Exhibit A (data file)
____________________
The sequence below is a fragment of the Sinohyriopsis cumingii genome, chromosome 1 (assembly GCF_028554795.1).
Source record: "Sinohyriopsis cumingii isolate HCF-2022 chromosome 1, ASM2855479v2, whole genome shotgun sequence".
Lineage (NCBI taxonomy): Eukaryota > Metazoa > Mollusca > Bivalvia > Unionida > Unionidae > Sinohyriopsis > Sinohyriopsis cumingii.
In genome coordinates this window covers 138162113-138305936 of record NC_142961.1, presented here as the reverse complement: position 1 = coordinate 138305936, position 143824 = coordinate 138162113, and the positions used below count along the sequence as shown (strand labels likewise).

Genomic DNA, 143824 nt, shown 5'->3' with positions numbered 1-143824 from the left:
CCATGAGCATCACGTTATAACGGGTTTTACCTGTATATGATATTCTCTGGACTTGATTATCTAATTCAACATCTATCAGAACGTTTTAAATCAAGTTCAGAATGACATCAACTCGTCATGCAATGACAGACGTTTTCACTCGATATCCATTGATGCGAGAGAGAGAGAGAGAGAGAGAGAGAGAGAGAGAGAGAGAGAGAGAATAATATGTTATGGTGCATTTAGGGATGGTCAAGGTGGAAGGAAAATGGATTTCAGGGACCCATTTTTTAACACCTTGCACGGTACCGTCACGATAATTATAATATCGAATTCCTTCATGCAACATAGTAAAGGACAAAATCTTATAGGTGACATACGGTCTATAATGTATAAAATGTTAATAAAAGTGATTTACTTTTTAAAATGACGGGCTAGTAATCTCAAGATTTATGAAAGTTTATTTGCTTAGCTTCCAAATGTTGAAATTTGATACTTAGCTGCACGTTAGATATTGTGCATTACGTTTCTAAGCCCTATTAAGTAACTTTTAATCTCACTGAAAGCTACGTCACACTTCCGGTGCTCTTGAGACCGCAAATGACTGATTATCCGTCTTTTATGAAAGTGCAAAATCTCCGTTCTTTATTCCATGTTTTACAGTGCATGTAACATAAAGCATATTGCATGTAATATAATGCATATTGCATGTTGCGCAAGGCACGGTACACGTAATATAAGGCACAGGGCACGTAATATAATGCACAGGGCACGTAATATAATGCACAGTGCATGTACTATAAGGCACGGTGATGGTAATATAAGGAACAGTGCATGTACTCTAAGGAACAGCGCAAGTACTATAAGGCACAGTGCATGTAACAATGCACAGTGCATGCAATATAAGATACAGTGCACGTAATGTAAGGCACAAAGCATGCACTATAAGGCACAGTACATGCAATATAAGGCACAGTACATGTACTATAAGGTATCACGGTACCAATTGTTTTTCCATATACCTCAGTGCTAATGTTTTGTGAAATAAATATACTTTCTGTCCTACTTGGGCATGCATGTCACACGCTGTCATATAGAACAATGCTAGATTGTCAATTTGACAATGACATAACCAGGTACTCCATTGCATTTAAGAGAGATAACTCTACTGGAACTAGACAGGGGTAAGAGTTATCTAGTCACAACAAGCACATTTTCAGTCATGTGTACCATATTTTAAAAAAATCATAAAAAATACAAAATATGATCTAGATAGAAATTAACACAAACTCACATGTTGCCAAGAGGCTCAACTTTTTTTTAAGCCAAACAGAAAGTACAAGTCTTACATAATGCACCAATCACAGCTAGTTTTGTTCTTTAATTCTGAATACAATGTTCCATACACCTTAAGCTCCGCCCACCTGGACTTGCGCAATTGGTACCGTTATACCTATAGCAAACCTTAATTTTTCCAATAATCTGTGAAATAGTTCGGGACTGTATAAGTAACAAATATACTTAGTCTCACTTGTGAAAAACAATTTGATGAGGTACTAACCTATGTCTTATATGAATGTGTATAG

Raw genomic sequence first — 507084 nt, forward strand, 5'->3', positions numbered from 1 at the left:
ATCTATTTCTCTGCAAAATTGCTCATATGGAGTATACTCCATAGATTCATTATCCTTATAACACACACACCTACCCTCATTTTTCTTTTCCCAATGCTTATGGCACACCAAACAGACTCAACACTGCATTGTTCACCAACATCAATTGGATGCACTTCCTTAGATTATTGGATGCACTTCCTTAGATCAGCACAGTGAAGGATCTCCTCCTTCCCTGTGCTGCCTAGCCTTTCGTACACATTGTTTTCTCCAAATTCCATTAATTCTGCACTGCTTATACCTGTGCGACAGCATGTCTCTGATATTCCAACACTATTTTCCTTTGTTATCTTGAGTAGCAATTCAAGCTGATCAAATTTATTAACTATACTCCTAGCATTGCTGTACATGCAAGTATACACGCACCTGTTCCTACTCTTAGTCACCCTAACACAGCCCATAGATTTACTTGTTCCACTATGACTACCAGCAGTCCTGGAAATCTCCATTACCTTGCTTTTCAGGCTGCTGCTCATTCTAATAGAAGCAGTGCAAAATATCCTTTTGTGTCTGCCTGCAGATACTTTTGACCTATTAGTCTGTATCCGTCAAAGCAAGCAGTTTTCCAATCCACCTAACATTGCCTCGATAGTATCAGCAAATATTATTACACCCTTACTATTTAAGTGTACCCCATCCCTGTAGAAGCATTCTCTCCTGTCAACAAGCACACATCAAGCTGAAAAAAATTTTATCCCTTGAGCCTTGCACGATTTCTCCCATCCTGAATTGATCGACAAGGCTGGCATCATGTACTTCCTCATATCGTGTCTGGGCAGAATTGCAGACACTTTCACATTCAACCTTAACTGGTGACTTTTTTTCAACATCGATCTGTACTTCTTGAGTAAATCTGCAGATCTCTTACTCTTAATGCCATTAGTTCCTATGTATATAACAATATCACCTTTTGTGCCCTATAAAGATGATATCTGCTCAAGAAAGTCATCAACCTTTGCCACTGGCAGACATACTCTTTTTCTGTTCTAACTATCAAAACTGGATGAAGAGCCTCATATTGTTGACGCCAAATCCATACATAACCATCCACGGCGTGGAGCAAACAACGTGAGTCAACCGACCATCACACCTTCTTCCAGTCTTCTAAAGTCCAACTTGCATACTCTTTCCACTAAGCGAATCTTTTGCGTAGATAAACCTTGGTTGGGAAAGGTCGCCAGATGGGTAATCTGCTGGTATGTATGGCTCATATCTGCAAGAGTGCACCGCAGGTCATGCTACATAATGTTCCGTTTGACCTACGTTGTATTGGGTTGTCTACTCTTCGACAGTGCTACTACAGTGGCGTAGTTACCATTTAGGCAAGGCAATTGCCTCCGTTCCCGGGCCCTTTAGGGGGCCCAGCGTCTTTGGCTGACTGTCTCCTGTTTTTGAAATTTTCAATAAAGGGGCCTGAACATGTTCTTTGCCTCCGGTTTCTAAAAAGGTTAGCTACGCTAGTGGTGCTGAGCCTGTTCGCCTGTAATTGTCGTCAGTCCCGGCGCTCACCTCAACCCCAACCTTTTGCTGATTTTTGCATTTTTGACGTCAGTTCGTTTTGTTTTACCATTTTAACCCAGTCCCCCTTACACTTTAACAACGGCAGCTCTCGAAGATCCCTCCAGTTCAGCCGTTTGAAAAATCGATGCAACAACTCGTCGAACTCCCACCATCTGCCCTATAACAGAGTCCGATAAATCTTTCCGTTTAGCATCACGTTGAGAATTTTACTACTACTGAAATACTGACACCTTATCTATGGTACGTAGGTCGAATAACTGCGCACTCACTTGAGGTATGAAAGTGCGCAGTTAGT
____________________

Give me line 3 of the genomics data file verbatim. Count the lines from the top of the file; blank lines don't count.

Lineage (NCBI taxonomy): Eukaryota > Metazoa > Mollusca > Bivalvia > Unionida > Unionidae > Sinohyriopsis > Sinohyriopsis cumingii.